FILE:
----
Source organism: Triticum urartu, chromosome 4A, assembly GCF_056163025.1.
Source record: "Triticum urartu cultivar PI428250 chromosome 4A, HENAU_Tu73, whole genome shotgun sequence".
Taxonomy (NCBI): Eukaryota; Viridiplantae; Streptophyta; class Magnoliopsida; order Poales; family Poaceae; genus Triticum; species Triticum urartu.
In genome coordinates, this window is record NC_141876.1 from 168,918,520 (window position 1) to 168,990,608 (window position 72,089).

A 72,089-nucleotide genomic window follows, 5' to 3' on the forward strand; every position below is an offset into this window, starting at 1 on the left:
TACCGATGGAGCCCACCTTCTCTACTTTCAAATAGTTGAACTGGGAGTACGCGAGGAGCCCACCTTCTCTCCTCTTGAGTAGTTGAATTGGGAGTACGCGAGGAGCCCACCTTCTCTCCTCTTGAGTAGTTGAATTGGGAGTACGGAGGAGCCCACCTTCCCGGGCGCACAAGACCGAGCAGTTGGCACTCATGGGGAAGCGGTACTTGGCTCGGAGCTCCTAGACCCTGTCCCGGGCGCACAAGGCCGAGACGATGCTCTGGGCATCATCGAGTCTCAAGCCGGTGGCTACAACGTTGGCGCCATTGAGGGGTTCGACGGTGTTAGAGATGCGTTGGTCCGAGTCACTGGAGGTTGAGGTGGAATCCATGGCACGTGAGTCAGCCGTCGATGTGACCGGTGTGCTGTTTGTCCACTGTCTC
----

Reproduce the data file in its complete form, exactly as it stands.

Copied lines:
Source organism: Triticum urartu, chromosome 4A, assembly GCF_056163025.1.
Source record: "Triticum urartu cultivar PI428250 chromosome 4A, HENAU_Tu73, whole genome shotgun sequence".
Taxonomy (NCBI): Eukaryota; Viridiplantae; Streptophyta; class Magnoliopsida; order Poales; family Poaceae; genus Triticum; species Triticum urartu.
In genome coordinates, this window is record NC_141876.1 from 168,918,520 (window position 1) to 168,990,608 (window position 72,089).

A 72,089-nucleotide genomic window follows, 5' to 3' on the forward strand; every position below is an offset into this window, starting at 1 on the left:
TACCGATGGAGCCCACCTTCTCTACTTTCAAATAGTTGAACTGGGAGTACGCGAGGAGCCCACCTTCTCTCCTCTTGAGTAGTTGAATTGGGAGTACGCGAGGAGCCCACCTTCTCTCCTCTTGAGTAGTTGAATTGGGAGTACGGAGGAGCCCACCTTCCCGGGCGCACAAGACCGAGCAGTTGGCACTCATGGGGAAGCGGTACTTGGCTCGGAGCTCCTAGACCCTGTCCCGGGCGCACAAGGCCGAGACGATGCTCTGGGCATCATCGAGTCTCAAGCCGGTGGCTACAACGTTGGCGCCATTGAGGGGTTCGACGGTGTTAGAGATGCGTTGGTCCGAGTCACTGGAGGTTGAGGTGGAATCCATGGCACGTGAGTCAGCCGTCGATGTGACCGGTGTGCTGTTTGTCCACTGTCTC